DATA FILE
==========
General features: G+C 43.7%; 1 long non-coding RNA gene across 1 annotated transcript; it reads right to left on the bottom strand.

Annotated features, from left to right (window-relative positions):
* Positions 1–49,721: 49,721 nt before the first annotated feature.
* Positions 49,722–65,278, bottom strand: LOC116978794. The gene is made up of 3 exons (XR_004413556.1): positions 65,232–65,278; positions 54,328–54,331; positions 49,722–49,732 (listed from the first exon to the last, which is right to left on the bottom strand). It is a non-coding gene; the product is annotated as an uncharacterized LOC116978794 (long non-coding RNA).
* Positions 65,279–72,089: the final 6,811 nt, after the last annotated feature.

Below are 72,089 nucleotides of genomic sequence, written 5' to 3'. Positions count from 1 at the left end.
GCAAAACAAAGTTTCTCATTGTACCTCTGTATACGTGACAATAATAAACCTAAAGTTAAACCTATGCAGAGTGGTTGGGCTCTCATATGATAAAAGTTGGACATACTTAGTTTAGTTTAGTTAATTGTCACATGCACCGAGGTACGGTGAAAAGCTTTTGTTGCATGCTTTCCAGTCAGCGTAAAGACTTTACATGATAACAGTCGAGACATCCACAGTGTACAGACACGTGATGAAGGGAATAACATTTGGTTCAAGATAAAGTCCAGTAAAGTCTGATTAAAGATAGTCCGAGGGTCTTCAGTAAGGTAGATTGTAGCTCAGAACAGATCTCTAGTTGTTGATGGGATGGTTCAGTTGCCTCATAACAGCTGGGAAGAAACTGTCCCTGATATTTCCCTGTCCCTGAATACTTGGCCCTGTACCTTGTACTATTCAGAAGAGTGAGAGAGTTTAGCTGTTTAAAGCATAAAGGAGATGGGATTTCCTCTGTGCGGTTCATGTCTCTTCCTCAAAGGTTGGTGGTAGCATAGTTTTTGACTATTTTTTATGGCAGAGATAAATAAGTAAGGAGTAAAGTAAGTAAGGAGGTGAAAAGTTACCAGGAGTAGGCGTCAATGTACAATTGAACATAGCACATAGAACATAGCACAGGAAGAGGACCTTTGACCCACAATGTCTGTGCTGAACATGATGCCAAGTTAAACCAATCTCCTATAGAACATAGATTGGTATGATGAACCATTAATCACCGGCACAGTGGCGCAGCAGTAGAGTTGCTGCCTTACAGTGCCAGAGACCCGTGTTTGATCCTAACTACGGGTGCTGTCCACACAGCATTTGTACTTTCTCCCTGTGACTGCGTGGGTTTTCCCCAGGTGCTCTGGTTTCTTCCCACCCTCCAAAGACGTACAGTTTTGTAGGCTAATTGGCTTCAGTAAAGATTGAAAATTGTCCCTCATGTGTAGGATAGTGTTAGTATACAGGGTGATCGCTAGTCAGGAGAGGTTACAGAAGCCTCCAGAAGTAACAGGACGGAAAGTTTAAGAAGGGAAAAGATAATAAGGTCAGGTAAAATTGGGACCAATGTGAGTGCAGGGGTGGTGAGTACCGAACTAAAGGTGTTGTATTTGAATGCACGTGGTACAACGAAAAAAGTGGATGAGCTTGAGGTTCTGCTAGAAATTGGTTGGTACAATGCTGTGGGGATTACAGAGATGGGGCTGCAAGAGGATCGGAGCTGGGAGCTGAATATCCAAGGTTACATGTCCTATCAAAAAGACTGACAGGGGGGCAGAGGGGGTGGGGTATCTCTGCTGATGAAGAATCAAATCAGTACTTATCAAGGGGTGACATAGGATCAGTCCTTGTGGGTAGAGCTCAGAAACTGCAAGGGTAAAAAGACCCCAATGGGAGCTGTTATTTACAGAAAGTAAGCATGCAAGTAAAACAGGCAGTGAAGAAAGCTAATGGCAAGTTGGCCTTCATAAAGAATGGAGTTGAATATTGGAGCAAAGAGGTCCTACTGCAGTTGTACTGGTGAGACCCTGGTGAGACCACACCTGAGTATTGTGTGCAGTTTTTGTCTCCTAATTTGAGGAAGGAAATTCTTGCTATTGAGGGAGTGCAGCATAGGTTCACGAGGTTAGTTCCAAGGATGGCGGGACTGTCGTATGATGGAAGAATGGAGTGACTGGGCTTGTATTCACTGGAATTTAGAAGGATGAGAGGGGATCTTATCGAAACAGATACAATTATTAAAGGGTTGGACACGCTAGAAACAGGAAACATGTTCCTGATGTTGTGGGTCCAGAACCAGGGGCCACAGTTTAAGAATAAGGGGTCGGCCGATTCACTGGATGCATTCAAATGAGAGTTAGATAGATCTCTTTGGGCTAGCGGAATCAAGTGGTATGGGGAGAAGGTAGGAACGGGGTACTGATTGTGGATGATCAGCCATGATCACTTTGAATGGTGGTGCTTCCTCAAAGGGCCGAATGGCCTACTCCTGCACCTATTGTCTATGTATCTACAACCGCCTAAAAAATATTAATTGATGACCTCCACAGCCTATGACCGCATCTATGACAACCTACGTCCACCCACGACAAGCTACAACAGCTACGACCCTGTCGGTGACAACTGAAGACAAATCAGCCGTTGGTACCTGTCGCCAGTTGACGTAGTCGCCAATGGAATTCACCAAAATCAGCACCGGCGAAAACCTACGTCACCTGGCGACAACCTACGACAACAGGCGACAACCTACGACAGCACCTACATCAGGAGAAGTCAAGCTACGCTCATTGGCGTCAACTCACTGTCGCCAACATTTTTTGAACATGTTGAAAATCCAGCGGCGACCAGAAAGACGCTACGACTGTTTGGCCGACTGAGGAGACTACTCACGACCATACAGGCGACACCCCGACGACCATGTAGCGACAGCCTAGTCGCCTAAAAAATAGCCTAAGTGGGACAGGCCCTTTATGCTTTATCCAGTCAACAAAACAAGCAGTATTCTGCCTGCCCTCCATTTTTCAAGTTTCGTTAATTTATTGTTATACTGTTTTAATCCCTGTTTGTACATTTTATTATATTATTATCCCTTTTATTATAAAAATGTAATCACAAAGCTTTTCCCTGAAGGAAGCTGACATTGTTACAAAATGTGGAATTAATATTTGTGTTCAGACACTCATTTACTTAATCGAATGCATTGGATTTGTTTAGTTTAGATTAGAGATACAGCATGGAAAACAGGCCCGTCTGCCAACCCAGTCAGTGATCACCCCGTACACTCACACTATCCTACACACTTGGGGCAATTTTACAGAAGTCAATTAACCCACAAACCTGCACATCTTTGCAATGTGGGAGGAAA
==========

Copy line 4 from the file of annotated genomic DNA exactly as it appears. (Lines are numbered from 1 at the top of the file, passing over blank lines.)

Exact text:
* Positions 49,722–65,278, bottom strand: LOC116978794. The gene is made up of 3 exons (XR_004413556.1): positions 65,232–65,278; positions 54,328–54,331; positions 49,722–49,732 (listed from the first exon to the last, which is right to left on the bottom strand). It is a non-coding gene; the product is annotated as an uncharacterized LOC116978794 (long non-coding RNA).